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I don't think so @christian.gonzalez because the datafied version of the object depends on the needs or capabilities of caller. I want something that works sort of like HTTP's content negotiation where a client specifies via an
Accept header what the response should look like.
Lein scalac is fairly old at this point, but i can't tell if its old "it works don't worry about it" or its old "no longer works and not maintained"
I have no idea, but perhaps it is "works for whatever versions of Scala are compatible enough for your purposes with 2.9?"
which might be no purposes at all, if Scala changed too much between the version you want to write, and 2.9
The README mentions "if you need runtime support". Not sure what that means, precisely, but have you tried without adding that dependency?
Not that I know of. Keeping Scala and Clojure source in separate projects is one option, but maybe not what you prefer
After the extremely painful 2.7 -> 2.8 migration, we decided not to migrate to 2.9 and then we rewrote our Scala code to Clojure instead.
but I want that to not be true since I want to add a few scala files to my project without a rewrite
Unrelated, is there a way to make reify dispatch on overloaded method names differently
Does anyone have any suggestions for exploratory data visualization in a large-ish (~40MB with nippy) tree-like data structure? I'm thinking data-frisk-reagent maybe? cider-inspect mostly works, but I'm looking for something I can customize more easily (for example, I know the tree is highly unbalanced and different trees are similar but unbalanced in different ways -- so being able to e.g. show some keys with a bigger font or different color or whatever based on the weight of the data behind them is valuable)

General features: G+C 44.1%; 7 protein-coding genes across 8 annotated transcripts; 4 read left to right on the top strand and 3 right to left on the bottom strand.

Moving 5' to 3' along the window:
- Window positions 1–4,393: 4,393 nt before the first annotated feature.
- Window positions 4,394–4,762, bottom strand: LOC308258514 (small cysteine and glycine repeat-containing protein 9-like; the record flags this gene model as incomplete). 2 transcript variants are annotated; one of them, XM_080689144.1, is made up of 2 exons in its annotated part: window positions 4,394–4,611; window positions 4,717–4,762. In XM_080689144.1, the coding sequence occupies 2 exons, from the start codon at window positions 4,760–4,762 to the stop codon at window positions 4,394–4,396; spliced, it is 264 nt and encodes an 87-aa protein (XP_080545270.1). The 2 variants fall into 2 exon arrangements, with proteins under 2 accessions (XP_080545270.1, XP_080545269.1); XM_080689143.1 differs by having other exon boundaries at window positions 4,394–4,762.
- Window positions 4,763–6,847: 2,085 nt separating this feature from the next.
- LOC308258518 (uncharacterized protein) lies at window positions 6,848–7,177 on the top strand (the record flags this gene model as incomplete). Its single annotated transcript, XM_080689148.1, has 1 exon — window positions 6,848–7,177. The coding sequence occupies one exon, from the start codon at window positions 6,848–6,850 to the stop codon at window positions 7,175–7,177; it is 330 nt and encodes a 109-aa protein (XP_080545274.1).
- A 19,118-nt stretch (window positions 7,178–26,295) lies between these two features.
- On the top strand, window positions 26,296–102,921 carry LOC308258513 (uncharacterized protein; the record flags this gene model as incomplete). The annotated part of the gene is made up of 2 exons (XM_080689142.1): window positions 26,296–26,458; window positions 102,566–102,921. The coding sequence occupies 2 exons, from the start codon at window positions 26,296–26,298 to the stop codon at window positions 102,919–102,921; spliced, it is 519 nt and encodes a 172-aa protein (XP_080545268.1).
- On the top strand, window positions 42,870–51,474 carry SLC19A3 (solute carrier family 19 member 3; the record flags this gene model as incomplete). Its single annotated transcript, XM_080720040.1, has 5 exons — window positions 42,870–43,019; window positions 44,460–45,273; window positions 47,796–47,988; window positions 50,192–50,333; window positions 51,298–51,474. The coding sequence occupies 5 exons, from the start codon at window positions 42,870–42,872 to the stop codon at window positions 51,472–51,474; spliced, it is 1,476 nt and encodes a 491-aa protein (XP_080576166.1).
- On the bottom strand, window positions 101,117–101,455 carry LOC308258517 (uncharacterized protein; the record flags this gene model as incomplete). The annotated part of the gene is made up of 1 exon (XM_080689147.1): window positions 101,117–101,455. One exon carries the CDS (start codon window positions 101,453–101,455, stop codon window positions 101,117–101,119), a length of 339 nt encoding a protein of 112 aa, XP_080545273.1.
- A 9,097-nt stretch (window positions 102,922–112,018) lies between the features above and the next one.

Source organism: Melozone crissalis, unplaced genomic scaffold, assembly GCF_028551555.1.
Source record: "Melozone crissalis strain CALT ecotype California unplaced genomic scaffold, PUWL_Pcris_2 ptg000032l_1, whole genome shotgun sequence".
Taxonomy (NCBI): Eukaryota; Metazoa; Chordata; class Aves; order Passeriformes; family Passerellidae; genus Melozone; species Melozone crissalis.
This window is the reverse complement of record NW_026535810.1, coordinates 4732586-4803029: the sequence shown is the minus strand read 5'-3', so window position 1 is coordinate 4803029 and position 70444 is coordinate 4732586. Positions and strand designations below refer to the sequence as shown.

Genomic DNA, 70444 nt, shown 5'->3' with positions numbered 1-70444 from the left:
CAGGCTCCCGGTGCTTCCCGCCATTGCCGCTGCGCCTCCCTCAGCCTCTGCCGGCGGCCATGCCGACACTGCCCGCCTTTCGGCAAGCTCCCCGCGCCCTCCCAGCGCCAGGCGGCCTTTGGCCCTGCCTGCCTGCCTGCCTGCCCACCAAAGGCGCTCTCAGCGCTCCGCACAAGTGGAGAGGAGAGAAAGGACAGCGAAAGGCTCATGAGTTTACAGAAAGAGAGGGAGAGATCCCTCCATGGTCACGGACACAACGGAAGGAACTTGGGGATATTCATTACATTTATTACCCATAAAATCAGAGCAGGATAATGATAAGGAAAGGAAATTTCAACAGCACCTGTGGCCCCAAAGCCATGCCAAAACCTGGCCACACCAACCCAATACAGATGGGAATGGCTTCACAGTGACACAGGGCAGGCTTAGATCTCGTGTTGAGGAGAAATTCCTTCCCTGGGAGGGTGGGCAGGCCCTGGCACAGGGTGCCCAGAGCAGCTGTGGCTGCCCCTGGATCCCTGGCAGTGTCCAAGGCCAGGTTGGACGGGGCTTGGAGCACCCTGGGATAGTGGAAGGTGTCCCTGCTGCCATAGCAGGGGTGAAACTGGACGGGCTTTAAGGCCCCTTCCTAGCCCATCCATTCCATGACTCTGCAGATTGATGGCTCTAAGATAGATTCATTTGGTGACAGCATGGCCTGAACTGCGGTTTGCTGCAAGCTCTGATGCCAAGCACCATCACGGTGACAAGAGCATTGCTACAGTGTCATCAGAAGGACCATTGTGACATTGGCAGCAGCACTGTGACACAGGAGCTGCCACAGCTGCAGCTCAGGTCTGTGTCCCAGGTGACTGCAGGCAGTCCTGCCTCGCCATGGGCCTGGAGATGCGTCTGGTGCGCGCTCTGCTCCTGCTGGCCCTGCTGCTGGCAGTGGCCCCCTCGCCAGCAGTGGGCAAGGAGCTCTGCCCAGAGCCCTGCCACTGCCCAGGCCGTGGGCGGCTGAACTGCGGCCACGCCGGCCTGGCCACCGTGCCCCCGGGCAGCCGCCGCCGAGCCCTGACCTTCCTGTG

unfortunately most treemap search results appear to be about treemap the data structure not treemap the viz technique 🙂
yep, messing with oz next, just not obvious how to get event streams working (and it feels like I'd mostly want the event management happening in clojure)
I have a
LazySeq (generated by
spec-provider) and I'm trying to transform all the namespaces for symbols in the generated code (`clojure.alpha.spec` ->
clojure.spec.alpha, for Spec2). For some reason
postwalk-replace works, but
@U8LN9KT2N I think nobody has replied because you didn't include any code showing what you're doing in each case, so there is no way to know why it isn't working. If you look at the code for postwalk-replace you can see it is just calling postwalk.
(defn postwalk-replace [smap form] (postwalk (fn [x] (if (contains? smap x) (smap x) x)) form))
@UBRMX7MT7 Yeah, sorry. I got pulled away the other day before I could post the code. Thanks for responding.
I see what you mean. It looks like the
consuming the outer sequence while converting it to a string. converting the outer seq to a string.
(walk/postwalk str (seq [1 2 3])) => "[email protected]" (walk/postwalk #(if (int? %) (str %) %) (seq [1 2 3])) => ("1" "2" "3")
Or maybe it's not consuming it, it's just that it is converted to a string
and therefore no longer has any children to traverse.
Interesting. My actual case though will be a function that splits apart a namespaced symbol and changes the namespace. I think I can figure out that inner function on my own, but I'm surprised the inner fn affects how
poswalk navigates the sequence.
postwalk-demo shows that the first element visited isn't the whole collection, it's the first symbol in the first collection, so it's starting at the leaves.
Yes, so it converts the leaves to strings, then converts the sequence of strings to a string.
The fn you're passing isn't an inner fn, it's used for both inner and outer forms.
My inner fn needs to return the argument unchanged in cases where I'm not trying to replace.
walk gives you control over the recursion, in fact you have to recurse yourself.
I'm confused by the difference in behavior here.
For future reference, this worked the way I wanted.